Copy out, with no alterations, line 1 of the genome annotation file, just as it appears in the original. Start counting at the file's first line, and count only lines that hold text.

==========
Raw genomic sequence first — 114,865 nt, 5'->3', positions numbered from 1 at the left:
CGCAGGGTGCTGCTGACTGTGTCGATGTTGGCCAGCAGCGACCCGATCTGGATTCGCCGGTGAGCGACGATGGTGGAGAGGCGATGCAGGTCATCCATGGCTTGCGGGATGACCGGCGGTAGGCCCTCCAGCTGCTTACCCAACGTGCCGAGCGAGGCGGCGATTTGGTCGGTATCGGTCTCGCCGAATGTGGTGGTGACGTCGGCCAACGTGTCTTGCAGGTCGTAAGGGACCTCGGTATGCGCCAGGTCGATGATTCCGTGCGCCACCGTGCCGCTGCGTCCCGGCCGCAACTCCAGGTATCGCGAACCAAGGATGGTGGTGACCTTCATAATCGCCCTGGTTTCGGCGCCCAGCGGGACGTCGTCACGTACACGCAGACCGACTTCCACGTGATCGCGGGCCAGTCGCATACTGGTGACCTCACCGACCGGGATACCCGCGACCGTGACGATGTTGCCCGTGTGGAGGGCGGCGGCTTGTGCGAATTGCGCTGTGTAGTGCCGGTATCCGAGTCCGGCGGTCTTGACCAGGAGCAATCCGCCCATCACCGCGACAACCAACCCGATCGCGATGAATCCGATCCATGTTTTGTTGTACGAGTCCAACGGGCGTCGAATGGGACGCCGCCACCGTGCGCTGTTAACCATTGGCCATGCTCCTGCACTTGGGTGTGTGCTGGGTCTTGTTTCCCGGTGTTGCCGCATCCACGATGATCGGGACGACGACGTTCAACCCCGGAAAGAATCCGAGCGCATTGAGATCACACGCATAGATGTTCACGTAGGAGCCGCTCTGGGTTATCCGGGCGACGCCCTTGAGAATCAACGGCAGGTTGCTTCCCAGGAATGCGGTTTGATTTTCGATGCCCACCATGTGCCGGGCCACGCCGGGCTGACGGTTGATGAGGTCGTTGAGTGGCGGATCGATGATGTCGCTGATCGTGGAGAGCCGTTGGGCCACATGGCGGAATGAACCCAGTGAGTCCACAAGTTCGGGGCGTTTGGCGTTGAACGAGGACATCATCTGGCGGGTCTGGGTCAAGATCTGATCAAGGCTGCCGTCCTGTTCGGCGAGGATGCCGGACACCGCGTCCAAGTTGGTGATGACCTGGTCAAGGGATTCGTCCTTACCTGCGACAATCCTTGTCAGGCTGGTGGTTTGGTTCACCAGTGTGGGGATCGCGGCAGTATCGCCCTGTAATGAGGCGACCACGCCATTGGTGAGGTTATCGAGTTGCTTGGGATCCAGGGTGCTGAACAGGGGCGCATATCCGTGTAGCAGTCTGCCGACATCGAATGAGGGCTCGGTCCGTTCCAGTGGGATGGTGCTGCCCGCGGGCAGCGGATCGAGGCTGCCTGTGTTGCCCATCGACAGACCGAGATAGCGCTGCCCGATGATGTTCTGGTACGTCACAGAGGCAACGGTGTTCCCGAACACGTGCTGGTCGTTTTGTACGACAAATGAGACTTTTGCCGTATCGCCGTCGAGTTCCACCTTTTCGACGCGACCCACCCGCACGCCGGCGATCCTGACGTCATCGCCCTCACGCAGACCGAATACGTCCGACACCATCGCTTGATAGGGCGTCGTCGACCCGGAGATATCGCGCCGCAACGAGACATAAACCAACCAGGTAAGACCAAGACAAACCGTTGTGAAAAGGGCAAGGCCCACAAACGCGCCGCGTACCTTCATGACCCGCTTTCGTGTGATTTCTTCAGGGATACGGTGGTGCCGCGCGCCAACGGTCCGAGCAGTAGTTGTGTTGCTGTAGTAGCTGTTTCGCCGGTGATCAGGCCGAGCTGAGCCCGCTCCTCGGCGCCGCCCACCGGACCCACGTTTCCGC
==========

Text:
Raw genomic sequence first — 114,865 nt, 5'->3', positions numbered from 1 at the left: